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# Calculating residual example

Calculating residual example.

## Want to join the conversation?

• How do we find the residual when there are two y values for one x value?
Thanks,
~HarleyQuinn
• Then it wouldn't be a function. Things that aren't functions really tick me off.
(1 vote)
• At around , why didn't he add the 1/3 to 52? I guess it's not too big of a difference but wouldn't that make the residual -1 and 1/3?
Thanks,
GoldenDoodle
• He already added the 1∕3 to 155∕3 to get 156∕3, which simplifies to 52.
• Where does the whole 1/3 part come in?
• The y-intercept and the slope are 1/3. The general equation for the least squares regression is

^
Y = b + mx.

where b is the why intercept and m is slope.

1/3 itself is just a preset value.
• why did sal put the line right there on the graph I do not understand that
• Where did he get the points for the graph?
• Sal probably had the points before we saw the video. I think he made up these numbers.
• At he said the line is trying to minimize the square between the distance why?
• So that it fits the data best
• @ ; Why did Sal plug in 155 as the x? Why is it not 51?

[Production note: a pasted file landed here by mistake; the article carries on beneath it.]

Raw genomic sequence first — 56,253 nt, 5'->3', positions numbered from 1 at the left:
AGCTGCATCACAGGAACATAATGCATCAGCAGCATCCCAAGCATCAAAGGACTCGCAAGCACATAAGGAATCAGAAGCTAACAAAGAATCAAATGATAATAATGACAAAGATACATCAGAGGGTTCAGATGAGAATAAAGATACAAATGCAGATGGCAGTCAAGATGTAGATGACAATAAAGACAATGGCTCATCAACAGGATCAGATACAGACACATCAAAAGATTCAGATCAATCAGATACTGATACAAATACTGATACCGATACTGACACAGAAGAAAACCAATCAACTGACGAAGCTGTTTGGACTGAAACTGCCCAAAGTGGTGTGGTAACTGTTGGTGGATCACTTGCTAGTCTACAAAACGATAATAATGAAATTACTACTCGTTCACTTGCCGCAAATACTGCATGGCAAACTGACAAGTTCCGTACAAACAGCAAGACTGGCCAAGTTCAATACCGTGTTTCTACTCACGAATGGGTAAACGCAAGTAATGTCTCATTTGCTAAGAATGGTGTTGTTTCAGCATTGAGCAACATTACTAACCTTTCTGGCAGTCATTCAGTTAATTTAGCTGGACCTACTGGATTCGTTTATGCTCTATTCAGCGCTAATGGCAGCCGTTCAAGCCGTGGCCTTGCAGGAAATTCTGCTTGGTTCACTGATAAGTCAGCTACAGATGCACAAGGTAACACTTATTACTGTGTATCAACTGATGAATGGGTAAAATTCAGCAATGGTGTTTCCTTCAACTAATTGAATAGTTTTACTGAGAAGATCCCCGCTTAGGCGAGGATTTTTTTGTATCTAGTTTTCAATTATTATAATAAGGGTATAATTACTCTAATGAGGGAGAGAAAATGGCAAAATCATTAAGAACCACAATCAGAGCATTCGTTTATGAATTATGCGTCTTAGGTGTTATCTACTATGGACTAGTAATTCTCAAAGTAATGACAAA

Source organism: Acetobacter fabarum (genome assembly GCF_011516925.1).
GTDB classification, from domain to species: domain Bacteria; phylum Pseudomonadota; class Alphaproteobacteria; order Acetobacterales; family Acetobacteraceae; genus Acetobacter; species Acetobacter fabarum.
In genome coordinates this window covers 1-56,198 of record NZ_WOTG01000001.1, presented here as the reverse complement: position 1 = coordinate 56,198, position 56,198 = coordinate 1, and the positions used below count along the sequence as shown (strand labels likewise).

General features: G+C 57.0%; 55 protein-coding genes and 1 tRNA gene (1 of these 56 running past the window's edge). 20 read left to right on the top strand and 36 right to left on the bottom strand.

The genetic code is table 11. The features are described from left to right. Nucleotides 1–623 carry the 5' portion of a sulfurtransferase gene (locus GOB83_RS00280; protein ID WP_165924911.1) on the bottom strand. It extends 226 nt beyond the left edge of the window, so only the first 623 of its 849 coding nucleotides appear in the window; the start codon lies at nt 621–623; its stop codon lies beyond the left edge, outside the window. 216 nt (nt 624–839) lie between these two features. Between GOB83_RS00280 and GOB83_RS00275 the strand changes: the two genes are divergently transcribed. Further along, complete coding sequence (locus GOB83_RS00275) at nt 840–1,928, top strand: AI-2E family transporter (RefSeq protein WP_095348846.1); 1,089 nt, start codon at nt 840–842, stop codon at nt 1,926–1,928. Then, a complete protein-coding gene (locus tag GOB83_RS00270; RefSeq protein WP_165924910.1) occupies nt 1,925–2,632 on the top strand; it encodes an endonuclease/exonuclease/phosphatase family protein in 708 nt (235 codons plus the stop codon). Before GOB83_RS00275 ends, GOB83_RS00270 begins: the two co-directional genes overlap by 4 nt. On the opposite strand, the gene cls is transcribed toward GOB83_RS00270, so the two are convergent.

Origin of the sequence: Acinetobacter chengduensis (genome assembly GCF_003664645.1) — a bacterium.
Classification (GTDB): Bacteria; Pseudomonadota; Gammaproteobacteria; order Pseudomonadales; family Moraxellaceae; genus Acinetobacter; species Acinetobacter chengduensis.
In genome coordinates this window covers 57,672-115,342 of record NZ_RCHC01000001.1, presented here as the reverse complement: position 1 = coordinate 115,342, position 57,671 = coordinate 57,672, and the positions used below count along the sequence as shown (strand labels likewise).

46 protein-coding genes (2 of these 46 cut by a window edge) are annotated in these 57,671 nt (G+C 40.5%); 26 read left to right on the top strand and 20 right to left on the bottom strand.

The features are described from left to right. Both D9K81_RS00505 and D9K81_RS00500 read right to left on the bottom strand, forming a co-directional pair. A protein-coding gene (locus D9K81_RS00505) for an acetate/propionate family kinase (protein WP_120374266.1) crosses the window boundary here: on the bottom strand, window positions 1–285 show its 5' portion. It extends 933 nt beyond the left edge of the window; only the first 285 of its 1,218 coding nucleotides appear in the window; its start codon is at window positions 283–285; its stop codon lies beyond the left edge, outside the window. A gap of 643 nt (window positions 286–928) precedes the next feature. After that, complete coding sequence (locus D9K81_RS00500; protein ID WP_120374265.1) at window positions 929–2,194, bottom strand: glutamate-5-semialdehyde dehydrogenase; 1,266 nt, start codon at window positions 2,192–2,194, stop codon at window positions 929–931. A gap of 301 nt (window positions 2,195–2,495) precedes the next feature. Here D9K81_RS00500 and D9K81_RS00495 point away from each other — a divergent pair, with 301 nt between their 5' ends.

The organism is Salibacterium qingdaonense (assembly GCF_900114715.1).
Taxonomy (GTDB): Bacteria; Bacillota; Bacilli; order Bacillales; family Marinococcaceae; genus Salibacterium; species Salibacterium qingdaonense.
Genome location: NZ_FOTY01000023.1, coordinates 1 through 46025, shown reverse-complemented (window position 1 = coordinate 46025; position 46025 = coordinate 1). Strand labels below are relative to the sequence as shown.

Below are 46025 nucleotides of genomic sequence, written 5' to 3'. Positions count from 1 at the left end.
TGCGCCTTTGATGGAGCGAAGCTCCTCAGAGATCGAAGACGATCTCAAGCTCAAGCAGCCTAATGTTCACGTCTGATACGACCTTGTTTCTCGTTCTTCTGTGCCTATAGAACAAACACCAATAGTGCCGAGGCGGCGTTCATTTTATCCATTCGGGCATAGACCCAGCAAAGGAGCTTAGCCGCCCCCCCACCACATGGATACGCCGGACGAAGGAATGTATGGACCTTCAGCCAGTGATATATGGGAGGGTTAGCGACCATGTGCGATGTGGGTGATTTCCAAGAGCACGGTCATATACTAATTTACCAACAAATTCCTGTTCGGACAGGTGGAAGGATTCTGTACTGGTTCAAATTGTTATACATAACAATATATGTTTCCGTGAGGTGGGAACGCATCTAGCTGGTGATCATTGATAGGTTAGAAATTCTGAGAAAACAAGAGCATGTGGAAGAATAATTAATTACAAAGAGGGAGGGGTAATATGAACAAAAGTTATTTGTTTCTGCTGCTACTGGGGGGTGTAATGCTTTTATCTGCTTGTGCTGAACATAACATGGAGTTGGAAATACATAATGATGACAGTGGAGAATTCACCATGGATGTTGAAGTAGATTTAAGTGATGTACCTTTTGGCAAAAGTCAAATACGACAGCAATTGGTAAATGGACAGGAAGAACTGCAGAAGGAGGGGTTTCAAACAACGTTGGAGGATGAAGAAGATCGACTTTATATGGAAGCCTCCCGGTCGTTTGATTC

• The equation calculates the height of the bike frame, so that means our output (y) would be the bike frame's height and our input (x) would then be the height of the customer. So when we are plugging in a value for x we use 155 because that is the height of our customer while 51 is the height of the frame.

What if the "actual" numbers are a lot larger, like 12, or 28, or larger? I have a problem like this but when I use the equation given, I get huge numbers like 101 and 429, so when I do y-r (y-value minus residual) I get numbers like -89, which are too large to plot on my graph. What am I doing wrong?
(1 vote)
• How do you know which number is the "y" and which is the "x"? Because in this problem, he had a scatterplot which said that the frame size is the "y" axis, and the height is the "x" axis. That is why he knew that 51 is the given "y" and the 155 was the given "x" which he could use to figure out where the data point should have been according to the slope. But what if you don't have a chart that tells you which is which?